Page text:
Western Tanager

Western Tanager by Michael A. Seymour
© Michael A. Seymour
Piranga ludoviciana
This Rocky Mountain species is an uncommon transient in spring and fall and a casual winter resident that has been observed nowhere in the state except in our southern parishes. It has definitely recorded on no less than 39 occasions at some 18 different localities in Cameron, Lafayette, Pointe Coupee, West Feliciana, East Baton Rouge, Tangipahoa, Lafourche, St. John the Baptist, Jefferson, Orleans, and Plaquemines parishes. Twenty-three of the records are in spring, eight in late summer and fall, and seven in winter. One is an anomalous sighting by Ralph Cambre, Ronald J. Stein, and Melvin Weber of two males and a female at Reserve on June 15, 1963. Extreme dates of occurrence are otherwise from August 30 through May 23.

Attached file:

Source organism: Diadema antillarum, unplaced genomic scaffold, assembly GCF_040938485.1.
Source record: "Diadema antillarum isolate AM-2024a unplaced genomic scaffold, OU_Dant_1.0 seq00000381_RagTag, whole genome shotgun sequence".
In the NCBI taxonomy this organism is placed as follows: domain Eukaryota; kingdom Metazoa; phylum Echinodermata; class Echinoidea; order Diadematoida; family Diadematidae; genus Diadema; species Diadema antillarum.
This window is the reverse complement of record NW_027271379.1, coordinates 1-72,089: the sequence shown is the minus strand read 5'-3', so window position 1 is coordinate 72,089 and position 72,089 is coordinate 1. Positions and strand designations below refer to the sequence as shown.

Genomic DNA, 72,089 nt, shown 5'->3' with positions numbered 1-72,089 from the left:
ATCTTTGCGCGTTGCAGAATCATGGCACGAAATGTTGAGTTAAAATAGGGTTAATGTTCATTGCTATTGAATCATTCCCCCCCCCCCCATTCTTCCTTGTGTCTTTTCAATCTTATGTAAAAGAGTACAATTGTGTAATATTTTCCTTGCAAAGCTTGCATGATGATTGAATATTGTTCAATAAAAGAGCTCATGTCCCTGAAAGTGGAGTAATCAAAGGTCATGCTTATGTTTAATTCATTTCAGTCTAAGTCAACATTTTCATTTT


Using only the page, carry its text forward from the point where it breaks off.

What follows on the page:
The male of the Western Tanager has a red face; yellow neck, rump and underparts; and black tail, wings, and back. It is easily recognized not only by this combination but also by its two prominent yellow wing bars; no other tanager in the United States possesses wing bars of any sort. Females are simply dull greenish above and yellowish below but, like the male, can be quickly identified by the yellowish wing bars.--George H. Lowery, Jr., 1974, Louisiana Birds

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